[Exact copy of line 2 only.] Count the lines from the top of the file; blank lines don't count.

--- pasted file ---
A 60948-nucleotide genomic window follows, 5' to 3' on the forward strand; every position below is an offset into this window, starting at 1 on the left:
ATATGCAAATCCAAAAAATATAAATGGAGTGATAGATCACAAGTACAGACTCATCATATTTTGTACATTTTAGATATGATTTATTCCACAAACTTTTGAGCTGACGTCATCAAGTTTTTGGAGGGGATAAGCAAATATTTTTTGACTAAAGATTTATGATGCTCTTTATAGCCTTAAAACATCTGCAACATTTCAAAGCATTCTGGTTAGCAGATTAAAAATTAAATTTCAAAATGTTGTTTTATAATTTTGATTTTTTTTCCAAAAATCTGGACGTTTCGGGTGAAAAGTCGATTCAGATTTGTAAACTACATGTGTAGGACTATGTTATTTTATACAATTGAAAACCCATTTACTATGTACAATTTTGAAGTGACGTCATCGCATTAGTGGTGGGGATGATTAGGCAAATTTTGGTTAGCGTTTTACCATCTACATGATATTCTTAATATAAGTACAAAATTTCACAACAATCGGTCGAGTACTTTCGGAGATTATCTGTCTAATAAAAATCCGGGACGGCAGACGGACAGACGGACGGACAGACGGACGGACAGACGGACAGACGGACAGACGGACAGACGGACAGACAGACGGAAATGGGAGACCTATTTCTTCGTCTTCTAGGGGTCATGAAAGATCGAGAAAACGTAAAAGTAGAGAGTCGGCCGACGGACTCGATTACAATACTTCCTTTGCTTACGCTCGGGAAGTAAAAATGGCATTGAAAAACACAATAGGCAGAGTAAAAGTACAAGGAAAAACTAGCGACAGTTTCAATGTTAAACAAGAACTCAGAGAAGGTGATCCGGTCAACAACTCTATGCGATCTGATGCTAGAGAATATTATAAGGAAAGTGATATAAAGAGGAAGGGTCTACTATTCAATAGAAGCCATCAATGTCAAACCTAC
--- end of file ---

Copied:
ATATGCAAATCCAAAAAATATAAATGGAGTGATAGATCACAAGTACAGACTCATCATATTTTGTACATTTTAGATATGATTTATTCCACAAACTTTTGAGCTGACGTCATCAAGTTTTTGGAGGGGATAAGCAAATATTTTTTGACTAAAGATTTATGATGCTCTTTATAGCCTTAAAACATCTGCAACATTTCAAAGCATTCTGGTTAGCAGATTAAAAATTAAATTTCAAAATGTTGTTTTATAATTTTGATTTTTTTTCCAAAAATCTGGACGTTTCGGGTGAAAAGTCGATTCAGATTTGTAAACTACATGTGTAGGACTATGTTATTTTATACAATTGAAAACCCATTTACTATGTACAATTTTGAAGTGACGTCATCGCATTAGTGGTGGGGATGATTAGGCAAATTTTGGTTAGCGTTTTACCATCTACATGATATTCTTAATATAAGTACAAAATTTCACAACAATCGGTCGAGTACTTTCGGAGATTATCTGTCTAATAAAAATCCGGGACGGCAGACGGACAGACGGACGGACAGACGGACGGACAGACGGACAGACGGACAGACGGACAGACGGACAGACAGACGGAAATGGGAGACCTATTTCTTCGTCTTCTAGGGGTCATGAAAGATCGAGAAAACGTAAAAGTAGAGAGTCGGCCGACGGACTCGATTACAATACTTCCTTTGCTTACGCTCGGGAAGTAAAAATGGCATTGAAAAACACAATAGGCAGAGTAAAAGTACAAGGAAAAACTAGCGACAGTTTCAATGTTAAACAAGAACTCAGAGAAGGTGATCCGGTCAACAACTCTATGCGATCTGATGCTAGAGAATATTATAAGGAAAGTGATATAAAGAGGAAGGGTCTACTATTCAATAGAAGCCATCAATGTCAAACCTAC